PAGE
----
As American medical students increasingly want and expect to have international work experience, more and more short-term programs are being offered to give them that opportunity, according to Melissa Melby, assistant professor of anthropology at the University of Delaware.
The trouble is, she writes in a new article in Academic Medicine, that too many of these programs -- called STEGH, or short-term experiences in global health -- focus on the needs of the student trainees and not on what's best for their patients or for overall health care in the countries they visit.
"Most students who participate in these programs genuinely want to help people," Melby said. "But many of them may not be aware of the unintended consequences that can occur. In this article, we propose four core principles that we hope will help guide both the developers and the participants in STEGH programs."
Melby, who specializes in the biological and medical aspects of anthropology, is the lead author of the article, written with colleagues who are medical doctors involved with global health care issues. She said her co-authors, who connected with her through the Delaware Health Sciences Alliance, of which UD is a founding partner, saw problems with many STEGH programs and sought her out for an anthropological perspective.
"STEGHs are often very short term, perhaps about three weeks or even less, and many times the participants are dropped into an area with very little preparation," Melby said. "They don't know the language, they don't know the culture, and they're jet-lagged. They're well-intentioned, but this is often not the best way to help people."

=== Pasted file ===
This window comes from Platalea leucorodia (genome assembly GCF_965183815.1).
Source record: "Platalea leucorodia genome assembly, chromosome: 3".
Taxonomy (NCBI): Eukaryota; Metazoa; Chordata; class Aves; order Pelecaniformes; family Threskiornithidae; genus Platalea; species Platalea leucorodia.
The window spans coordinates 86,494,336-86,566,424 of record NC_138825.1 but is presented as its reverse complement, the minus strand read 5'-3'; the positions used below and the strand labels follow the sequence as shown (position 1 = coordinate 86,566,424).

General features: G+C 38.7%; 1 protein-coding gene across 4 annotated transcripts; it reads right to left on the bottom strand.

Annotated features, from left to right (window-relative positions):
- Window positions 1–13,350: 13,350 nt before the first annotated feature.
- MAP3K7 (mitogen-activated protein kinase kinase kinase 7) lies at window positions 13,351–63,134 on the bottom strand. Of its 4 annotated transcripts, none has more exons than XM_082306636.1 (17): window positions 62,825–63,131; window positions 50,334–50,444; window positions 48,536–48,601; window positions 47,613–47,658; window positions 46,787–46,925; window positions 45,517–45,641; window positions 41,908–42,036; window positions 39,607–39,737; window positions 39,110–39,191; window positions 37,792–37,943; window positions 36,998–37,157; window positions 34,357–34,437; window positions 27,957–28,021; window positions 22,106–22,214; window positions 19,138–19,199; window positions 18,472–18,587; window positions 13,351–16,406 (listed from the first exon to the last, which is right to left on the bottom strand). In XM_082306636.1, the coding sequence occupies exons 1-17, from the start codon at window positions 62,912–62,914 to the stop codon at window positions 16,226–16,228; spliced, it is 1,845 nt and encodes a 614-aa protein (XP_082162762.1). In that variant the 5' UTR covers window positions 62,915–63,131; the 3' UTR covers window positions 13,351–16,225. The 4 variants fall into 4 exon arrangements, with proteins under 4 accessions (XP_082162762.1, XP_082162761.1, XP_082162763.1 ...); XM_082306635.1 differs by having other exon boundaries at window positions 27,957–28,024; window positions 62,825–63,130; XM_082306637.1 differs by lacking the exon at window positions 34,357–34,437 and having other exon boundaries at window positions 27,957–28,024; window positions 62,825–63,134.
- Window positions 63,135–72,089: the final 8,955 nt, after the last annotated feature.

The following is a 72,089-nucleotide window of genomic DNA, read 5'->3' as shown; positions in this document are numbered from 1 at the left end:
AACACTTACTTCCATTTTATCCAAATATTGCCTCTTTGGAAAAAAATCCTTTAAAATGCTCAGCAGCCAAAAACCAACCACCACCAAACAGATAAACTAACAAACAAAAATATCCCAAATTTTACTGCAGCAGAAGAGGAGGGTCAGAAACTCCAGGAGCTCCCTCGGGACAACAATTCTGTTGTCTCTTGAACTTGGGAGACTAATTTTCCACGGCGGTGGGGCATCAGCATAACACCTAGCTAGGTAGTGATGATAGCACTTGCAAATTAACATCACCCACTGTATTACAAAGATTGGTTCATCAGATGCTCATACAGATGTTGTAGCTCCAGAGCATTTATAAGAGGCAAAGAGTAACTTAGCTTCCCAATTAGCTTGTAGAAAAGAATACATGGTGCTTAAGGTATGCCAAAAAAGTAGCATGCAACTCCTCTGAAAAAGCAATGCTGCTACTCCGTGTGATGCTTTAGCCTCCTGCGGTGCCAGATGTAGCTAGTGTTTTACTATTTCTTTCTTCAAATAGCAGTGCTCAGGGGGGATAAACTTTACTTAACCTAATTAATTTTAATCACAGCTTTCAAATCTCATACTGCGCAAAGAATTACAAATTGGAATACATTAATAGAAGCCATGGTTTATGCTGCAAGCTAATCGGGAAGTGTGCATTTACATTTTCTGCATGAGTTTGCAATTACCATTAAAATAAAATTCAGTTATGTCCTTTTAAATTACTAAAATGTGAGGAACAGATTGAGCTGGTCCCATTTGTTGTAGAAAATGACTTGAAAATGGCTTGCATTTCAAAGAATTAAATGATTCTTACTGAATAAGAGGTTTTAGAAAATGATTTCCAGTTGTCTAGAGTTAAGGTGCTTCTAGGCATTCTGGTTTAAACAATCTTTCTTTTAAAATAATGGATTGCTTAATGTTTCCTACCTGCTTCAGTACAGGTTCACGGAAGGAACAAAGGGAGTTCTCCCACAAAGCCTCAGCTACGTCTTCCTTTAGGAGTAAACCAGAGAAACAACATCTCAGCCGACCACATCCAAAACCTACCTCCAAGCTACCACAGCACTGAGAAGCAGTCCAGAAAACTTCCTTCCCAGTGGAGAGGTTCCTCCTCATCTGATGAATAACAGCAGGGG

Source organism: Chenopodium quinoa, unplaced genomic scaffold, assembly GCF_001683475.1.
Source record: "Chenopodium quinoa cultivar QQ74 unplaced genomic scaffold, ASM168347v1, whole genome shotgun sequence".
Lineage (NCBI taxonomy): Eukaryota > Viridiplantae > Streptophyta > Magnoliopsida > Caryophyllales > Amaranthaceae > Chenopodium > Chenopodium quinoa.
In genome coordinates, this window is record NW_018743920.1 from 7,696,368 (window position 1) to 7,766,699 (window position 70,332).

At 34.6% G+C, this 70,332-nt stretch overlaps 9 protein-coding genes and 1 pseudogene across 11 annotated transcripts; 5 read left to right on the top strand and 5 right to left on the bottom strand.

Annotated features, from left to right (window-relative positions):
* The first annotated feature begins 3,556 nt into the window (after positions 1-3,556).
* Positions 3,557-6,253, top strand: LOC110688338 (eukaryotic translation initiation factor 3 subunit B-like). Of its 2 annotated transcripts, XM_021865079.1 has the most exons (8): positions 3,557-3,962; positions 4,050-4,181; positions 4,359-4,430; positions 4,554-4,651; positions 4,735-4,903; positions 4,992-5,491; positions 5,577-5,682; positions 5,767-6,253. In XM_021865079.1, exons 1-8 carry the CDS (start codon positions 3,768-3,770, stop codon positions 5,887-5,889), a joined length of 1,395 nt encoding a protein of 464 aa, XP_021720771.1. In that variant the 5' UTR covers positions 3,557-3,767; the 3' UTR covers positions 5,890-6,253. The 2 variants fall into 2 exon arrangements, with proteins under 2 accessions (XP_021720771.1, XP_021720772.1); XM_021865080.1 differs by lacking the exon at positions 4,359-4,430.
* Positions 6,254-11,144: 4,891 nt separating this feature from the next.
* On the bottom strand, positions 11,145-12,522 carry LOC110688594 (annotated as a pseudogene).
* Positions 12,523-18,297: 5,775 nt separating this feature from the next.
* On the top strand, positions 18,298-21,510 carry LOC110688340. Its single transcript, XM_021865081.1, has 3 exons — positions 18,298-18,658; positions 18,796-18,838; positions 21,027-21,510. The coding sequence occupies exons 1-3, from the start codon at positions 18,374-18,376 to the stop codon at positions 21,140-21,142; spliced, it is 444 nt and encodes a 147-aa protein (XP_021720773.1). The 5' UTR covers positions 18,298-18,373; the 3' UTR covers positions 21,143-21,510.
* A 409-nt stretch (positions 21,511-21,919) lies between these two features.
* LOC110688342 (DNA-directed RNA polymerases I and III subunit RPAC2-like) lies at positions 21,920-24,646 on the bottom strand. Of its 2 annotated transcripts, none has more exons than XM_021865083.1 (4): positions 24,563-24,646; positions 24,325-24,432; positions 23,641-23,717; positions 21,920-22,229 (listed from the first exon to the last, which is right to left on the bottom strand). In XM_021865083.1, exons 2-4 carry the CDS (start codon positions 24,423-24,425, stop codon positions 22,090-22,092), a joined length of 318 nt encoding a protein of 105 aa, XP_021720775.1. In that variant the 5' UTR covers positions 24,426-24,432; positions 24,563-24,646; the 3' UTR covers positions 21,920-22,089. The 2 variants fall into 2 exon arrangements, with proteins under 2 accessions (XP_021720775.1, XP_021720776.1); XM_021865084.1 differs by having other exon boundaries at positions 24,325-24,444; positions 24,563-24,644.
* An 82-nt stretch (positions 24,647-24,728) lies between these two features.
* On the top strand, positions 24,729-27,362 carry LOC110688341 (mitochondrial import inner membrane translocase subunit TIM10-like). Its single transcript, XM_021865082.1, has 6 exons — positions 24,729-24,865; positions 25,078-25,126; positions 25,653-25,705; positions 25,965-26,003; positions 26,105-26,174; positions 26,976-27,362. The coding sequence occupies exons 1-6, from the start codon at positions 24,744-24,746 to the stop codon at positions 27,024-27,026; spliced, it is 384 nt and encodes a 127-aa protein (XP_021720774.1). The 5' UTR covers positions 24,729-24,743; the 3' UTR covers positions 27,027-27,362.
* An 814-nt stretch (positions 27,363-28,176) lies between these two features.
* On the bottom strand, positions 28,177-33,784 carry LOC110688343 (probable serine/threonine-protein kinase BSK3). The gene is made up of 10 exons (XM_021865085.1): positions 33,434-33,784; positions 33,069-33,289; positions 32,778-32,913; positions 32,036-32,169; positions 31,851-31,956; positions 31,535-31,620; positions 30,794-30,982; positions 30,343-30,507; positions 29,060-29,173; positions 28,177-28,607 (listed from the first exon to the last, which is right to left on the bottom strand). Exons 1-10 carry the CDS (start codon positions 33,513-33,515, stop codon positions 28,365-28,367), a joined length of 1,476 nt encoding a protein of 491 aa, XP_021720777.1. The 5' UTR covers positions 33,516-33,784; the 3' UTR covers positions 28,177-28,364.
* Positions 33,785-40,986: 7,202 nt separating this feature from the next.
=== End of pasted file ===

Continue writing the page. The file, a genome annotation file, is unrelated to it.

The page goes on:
The authors of the paper list four principles that they say can be used to create better STEGH programs and to help students evaluate existing programs and make good choices about which to join. The principles are:
While STEGHs can provide students with important global and cross-cultural education, the authors say they believe a paradigm shift is needed to ensure that the programs benefit both the trainees and the communities they visit. And, Melby said, the proposed guidelines can apply beyond medical or pre-med students to include other study-abroad and global service-learning programs.
"We think these principles are relevant to a lot of student groups that do global work," she said. "Most people's hearts are in the right place, but there are often aspects to what they're doing that they just don't think about."
The article, "Beyond Medical 'Missions' to Impact-Driven STEGHs: Ethical Principles to Optimize Community Benefit and Learner Experience," is available online. It will be published in an upcoming print edition of Academic Medicine, the journal of the Association of American Medical Colleges.
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